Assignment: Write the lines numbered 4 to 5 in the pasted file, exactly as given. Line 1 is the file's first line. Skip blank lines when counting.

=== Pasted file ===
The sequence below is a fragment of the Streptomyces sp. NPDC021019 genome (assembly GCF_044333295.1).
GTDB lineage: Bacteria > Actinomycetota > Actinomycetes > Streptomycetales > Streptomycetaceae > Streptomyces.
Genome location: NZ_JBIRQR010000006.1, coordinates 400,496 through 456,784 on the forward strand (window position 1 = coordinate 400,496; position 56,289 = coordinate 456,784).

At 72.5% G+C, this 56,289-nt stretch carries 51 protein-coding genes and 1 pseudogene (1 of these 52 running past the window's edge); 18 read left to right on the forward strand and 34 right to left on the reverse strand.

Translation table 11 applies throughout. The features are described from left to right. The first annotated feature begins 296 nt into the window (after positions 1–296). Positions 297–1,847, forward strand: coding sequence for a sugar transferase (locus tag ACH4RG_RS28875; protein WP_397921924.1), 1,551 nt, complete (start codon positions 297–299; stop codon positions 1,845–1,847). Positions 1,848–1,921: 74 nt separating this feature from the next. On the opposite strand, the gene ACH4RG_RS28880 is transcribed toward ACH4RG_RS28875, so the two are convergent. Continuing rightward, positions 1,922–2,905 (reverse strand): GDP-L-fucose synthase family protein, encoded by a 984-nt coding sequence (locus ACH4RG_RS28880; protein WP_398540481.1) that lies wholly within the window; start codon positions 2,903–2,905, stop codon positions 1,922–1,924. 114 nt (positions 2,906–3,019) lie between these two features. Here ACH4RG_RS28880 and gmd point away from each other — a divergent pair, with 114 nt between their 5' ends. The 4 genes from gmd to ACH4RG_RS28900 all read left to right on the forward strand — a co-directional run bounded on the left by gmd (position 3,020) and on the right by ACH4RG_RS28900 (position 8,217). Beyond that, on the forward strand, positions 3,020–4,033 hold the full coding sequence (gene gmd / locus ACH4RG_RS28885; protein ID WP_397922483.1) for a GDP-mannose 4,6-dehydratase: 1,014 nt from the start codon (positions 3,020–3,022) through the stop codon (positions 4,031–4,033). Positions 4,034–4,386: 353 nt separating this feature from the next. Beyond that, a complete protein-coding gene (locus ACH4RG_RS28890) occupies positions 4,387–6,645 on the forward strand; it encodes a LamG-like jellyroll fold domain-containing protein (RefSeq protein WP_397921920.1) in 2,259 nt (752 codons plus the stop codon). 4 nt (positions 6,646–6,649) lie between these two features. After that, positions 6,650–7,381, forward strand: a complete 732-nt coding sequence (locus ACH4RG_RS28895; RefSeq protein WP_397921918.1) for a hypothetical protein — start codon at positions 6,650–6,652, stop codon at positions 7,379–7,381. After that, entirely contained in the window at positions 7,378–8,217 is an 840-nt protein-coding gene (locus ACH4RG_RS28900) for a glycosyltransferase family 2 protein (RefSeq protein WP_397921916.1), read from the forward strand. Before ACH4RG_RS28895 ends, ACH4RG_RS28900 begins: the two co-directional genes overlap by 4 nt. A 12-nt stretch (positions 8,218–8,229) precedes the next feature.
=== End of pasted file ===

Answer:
At 72.5% G+C, this 56,289-nt stretch carries 51 protein-coding genes and 1 pseudogene (1 of these 52 running past the window's edge); 18 read left to right on the forward strand and 34 right to left on the reverse strand.

Translation table 11 applies throughout. The features are described from left to right. The first annotated feature begins 296 nt into the window (after positions 1–296). Positions 297–1,847, forward strand: coding sequence for a sugar transferase (locus tag ACH4RG_RS28875; protein WP_397921924.1), 1,551 nt, complete (start codon positions 297–299; stop codon positions 1,845–1,847). Positions 1,848–1,921: 74 nt separating this feature from the next. On the opposite strand, the gene ACH4RG_RS28880 is transcribed toward ACH4RG_RS28875, so the two are convergent. Continuing rightward, positions 1,922–2,905 (reverse strand): GDP-L-fucose synthase family protein, encoded by a 984-nt coding sequence (locus ACH4RG_RS28880; protein WP_398540481.1) that lies wholly within the window; start codon positions 2,903–2,905, stop codon positions 1,922–1,924. 114 nt (positions 2,906–3,019) lie between these two features. Here ACH4RG_RS28880 and gmd point away from each other — a divergent pair, with 114 nt between their 5' ends. The 4 genes from gmd to ACH4RG_RS28900 all read left to right on the forward strand — a co-directional run bounded on the left by gmd (position 3,020) and on the right by ACH4RG_RS28900 (position 8,217). Beyond that, on the forward strand, positions 3,020–4,033 hold the full coding sequence (gene gmd / locus ACH4RG_RS28885; protein ID WP_397922483.1) for a GDP-mannose 4,6-dehydratase: 1,014 nt from the start codon (positions 3,020–3,022) through the stop codon (positions 4,031–4,033). Positions 4,034–4,386: 353 nt separating this feature from the next. Beyond that, a complete protein-coding gene (locus ACH4RG_RS28890) occupies positions 4,387–6,645 on the forward strand; it encodes a LamG-like jellyroll fold domain-containing protein (RefSeq protein WP_397921920.1) in 2,259 nt (752 codons plus the stop codon). 4 nt (positions 6,646–6,649) lie between these two features. After that, positions 6,650–7,381, forward strand: a complete 732-nt coding sequence (locus ACH4RG_RS28895; RefSeq protein WP_397921918.1) for a hypothetical protein — start codon at positions 6,650–6,652, stop codon at positions 7,379–7,381. After that, entirely contained in the window at positions 7,378–8,217 is an 840-nt protein-coding gene (locus ACH4RG_RS28900) for a glycosyltransferase family 2 protein (RefSeq protein WP_397921916.1), read from the forward strand. Before ACH4RG_RS28895 ends, ACH4RG_RS28900 begins: the two co-directional genes overlap by 4 nt. A 12-nt stretch (positions 8,218–8,229) precedes the next feature.